Bicyclist pleads guilty to vehicular manslaughter

March 12, 2012 3:15:36 PM PDT
A 23-year-old man who struck and killed a woman with his bicycle in San Francisco last summer pleaded guilty to a misdemeanor vehicular manslaughter charge today and was sentenced to three years' probation.

Dionette "Didi" Cherney, 68, suffered serious head trauma when Randolph Ang ran a red light and struck her with his bicycle on July 15, 2011 at the intersection of Mission Street and The Embarcadero. Cherney was taken to a hospital and succumbed to her injuries on Aug. 11.

Ang pleaded guilty today to the vehicular manslaughter charge as part of a deal with prosecutors. San Francisco Superior Court Judge Anne Boulianne sentenced him to three years' probation and ordered him to complete 500 hours of community service and pay $15,375 to the victim's family.

At this morning's hearing, e-mails from family and friends were read in the courtroom that shared their condolences and memories of Cherney, one of which called her "Mighty Mouse" because "she would always come in to save the day," Assistant District Attorney Sarah Hawkins said.

Cherney's daughter, Beth Harvey, showed pictures of her fallen mother to Ang to try to express the magnitude of her family's loss. "She was a mentor to many and an inspiration to all who met her," Harvey said.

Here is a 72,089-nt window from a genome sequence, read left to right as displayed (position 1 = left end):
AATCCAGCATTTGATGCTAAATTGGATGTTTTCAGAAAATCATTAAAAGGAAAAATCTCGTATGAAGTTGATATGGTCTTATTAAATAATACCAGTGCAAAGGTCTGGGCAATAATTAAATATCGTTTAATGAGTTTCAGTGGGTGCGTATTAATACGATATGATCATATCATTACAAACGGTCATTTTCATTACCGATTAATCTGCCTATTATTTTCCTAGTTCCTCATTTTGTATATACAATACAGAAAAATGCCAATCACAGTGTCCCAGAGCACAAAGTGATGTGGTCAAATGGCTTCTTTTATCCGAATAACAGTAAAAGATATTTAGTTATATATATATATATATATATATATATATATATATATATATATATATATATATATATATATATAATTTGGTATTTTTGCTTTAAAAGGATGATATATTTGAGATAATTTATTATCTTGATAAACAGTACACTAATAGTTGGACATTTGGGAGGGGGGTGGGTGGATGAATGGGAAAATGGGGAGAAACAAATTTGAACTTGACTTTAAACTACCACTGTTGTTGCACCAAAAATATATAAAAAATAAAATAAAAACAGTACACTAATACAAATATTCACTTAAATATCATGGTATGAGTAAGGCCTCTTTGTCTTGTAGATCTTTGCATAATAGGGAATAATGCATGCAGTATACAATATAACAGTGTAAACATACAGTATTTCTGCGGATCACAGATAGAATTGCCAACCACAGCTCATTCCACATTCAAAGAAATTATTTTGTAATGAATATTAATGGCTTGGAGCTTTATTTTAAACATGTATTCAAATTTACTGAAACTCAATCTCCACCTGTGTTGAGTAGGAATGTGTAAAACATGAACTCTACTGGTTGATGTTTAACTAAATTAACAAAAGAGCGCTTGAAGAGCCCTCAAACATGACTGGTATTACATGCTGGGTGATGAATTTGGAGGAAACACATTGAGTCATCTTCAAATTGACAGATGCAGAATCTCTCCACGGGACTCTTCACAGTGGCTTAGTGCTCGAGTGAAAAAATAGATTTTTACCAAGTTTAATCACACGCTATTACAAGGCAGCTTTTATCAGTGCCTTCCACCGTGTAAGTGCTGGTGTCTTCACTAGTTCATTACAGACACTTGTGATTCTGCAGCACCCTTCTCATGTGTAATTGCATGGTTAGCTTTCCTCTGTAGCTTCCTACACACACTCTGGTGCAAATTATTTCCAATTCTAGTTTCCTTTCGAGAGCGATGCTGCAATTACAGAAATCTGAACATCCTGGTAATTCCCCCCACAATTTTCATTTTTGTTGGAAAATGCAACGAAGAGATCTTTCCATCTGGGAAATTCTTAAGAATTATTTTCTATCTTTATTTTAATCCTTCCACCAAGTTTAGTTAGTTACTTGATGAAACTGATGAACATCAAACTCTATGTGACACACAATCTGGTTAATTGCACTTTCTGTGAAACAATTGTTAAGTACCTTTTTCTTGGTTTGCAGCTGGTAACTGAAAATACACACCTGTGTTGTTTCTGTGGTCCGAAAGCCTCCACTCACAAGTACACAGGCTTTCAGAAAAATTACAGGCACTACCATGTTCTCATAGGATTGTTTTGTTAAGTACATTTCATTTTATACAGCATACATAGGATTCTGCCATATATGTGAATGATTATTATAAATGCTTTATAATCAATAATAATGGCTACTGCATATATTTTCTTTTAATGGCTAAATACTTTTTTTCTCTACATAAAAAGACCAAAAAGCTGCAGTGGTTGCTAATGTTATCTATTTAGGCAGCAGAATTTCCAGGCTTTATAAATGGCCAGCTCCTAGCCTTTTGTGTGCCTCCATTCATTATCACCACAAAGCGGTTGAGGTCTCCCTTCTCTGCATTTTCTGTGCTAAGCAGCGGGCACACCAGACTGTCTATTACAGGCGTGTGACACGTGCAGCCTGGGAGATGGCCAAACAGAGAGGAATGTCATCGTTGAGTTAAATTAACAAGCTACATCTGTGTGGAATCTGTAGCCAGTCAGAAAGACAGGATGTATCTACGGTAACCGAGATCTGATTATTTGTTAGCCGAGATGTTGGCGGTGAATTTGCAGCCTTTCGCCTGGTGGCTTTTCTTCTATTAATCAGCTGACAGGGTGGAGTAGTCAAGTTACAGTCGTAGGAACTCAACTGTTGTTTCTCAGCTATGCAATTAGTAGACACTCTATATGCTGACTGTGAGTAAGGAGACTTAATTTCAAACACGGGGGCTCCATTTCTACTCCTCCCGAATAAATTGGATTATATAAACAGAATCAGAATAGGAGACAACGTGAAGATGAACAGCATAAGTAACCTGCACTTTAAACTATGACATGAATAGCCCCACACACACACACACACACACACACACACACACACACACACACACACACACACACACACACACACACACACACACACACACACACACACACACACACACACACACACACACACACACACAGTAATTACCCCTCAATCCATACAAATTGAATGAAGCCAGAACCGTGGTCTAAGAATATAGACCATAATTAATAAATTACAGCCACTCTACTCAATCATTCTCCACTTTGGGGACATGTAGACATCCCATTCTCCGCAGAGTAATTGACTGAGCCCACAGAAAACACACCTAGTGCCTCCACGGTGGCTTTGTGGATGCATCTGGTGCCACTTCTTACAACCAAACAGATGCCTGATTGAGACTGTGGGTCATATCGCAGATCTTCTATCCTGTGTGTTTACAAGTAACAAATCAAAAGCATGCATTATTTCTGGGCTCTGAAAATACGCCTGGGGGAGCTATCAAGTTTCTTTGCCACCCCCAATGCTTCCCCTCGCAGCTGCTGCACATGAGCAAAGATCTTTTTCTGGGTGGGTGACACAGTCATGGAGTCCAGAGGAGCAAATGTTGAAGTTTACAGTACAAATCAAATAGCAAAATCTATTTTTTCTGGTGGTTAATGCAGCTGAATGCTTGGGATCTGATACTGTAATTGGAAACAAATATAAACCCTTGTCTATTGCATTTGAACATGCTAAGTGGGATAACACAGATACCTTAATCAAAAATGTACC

Harvey and Cherney had planned a trip to Paris that was scheduled for last month. Instead, Harvey said, she is left to spread her mother's ashes.

"I am a shell of my normal self," Harvey said.

Ang faced a maximum sentence of one year in county jail, but Hawkins said Cherney's husband, Colburn Cherney from Washington, D.C., did not want Ang to serve jail time, saying, "It would not do anything to bring his wife back."

Ang's case will be the launching point for a community service program designed to educate cyclists about safety, Ang's attorney Tony Brass said.

Brass has said that the crash happened when Ang was hurrying to get to work on time.

"Mr. Ang is in a position to discuss with bikers road safety consciousness about pedestrians," Brass said. "So if he can serve as a symbol to sort of improve the situation with pedestrians in San Francisco, then there would be some meaning out of this very tragic event."

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